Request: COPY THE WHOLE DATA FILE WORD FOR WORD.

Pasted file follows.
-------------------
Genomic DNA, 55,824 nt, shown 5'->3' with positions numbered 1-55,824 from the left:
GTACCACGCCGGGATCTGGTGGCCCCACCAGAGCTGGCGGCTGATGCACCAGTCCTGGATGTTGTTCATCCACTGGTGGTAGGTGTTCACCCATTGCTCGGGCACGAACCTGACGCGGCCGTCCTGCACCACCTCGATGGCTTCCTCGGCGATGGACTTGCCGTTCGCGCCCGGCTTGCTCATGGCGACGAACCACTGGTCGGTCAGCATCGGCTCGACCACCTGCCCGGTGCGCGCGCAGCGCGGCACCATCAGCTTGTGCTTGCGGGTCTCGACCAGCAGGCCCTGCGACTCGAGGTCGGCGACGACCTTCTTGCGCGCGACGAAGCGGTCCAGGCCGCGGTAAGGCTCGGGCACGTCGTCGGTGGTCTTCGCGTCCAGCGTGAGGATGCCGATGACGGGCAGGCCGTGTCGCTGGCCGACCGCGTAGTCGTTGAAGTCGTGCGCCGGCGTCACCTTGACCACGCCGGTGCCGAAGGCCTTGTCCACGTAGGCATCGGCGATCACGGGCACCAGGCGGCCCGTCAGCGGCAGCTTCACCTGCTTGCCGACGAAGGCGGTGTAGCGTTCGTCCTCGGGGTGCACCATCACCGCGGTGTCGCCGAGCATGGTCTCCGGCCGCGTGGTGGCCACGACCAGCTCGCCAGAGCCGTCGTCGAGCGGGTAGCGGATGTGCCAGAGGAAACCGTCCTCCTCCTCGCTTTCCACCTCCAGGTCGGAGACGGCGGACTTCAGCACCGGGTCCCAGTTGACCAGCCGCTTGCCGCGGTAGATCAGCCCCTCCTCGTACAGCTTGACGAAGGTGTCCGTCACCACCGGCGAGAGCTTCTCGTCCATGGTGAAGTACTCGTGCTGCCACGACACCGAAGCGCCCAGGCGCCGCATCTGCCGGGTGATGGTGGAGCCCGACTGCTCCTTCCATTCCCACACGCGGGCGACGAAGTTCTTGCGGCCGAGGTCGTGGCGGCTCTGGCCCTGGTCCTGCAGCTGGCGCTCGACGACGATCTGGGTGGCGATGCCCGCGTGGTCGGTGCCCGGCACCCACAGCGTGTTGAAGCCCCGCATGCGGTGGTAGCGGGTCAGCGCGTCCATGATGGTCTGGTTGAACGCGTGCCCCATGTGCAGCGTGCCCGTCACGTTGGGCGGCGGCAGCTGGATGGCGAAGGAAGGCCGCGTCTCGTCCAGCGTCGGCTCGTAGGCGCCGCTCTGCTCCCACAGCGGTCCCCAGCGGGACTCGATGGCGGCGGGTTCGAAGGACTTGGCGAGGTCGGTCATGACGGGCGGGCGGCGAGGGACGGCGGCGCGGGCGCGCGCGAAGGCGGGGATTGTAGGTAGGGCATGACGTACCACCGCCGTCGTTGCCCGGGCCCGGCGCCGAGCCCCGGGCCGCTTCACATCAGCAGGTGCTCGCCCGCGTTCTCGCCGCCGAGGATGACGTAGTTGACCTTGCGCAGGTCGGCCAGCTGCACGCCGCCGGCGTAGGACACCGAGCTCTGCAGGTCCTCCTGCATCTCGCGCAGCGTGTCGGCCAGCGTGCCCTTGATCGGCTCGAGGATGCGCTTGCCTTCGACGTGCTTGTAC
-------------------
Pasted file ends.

Genomic DNA, 55,824 nt, shown 5'->3' with positions numbered 1-55,824 from the left:
GTACCACGCCGGGATCTGGTGGCCCCACCAGAGCTGGCGGCTGATGCACCAGTCCTGGATGTTGTTCATCCACTGGTGGTAGGTGTTCACCCATTGCTCGGGCACGAACCTGACGCGGCCGTCCTGCACCACCTCGATGGCTTCCTCGGCGATGGACTTGCCGTTCGCGCCCGGCTTGCTCATGGCGACGAACCACTGGTCGGTCAGCATCGGCTCGACCACCTGCCCGGTGCGCGCGCAGCGCGGCACCATCAGCTTGTGCTTGCGGGTCTCGACCAGCAGGCCCTGCGACTCGAGGTCGGCGACGACCTTCTTGCGCGCGACGAAGCGGTCCAGGCCGCGGTAAGGCTCGGGCACGTCGTCGGTGGTCTTCGCGTCCAGCGTGAGGATGCCGATGACGGGCAGGCCGTGTCGCTGGCCGACCGCGTAGTCGTTGAAGTCGTGCGCCGGCGTCACCTTGACCACGCCGGTGCCGAAGGCCTTGTCCACGTAGGCATCGGCGATCACGGGCACCAGGCGGCCCGTCAGCGGCAGCTTCACCTGCTTGCCGACGAAGGCGGTGTAGCGTTCGTCCTCGGGGTGCACCATCACCGCGGTGTCGCCGAGCATGGTCTCCGGCCGCGTGGTGGCCACGACCAGCTCGCCAGAGCCGTCGTCGAGCGGGTAGCGGATGTGCCAGAGGAAACCGTCCTCCTCCTCGCTTTCCACCTCCAGGTCGGAGACGGCGGACTTCAGCACCGGGTCCCAGTTGACCAGCCGCTTGCCGCGGTAGATCAGCCCCTCCTCGTACAGCTTGACGAAGGTGTCCGTCACCACCGGCGAGAGCTTCTCGTCCATGGTGAAGTACTCGTGCTGCCACGACACCGAAGCGCCCAGGCGCCGCATCTGCCGGGTGATGGTGGAGCCCGACTGCTCCTTCCATTCCCACACGCGGGCGACGAAGTTCTTGCGGCCGAGGTCGTGGCGGCTCTGGCCCTGGTCCTGCAGCTGGCGCTCGACGACGATCTGGGTGGCGATGCCCGCGTGGTCGGTGCCCGGCACCCACAGCGTGTTGAAGCCCCGCATGCGGTGGTAGCGGGTCAGCGCGTCCATGATGGTCTGGTTGAACGCGTGCCCCATGTGCAGCGTGCCCGTCACGTTGGGCGGCGGCAGCTGGATGGCGAAGGAAGGCCGCGTCTCGTCCAGCGTCGGCTCGTAGGCGCCGCTCTGCTCCCACAGCGGTCCCCAGCGGGACTCGATGGCGGCGGGTTCGAAGGACTTGGCGAGGTCGGTCATGACGGGCGGGCGGCGAGGGACGGCGGCGCGGGCGCGCGCGAAGGCGGGGATTGTAGGTAGGGCATGACGTACCACCGCCGTCGTTGCCCGGGCCCGGCGCCGAGCCCCGGGCCGCTTCACATCAGCAGGTGCTCGCCCGCGTTCTCGCCGCCGAGGATGACGTAGTTGACCTTGCGCAGGTCGGCCAGCTGCACGCCGCCGGCGTAGGACACCGAGCTCTGCAGGTCCTCCTGCATCTCGCGCAGCGTGTCGGCCAGCGTGCCCTTGATCGGCTCGAGGATGCGCTTGCCTTCGACGTGCTTGTAC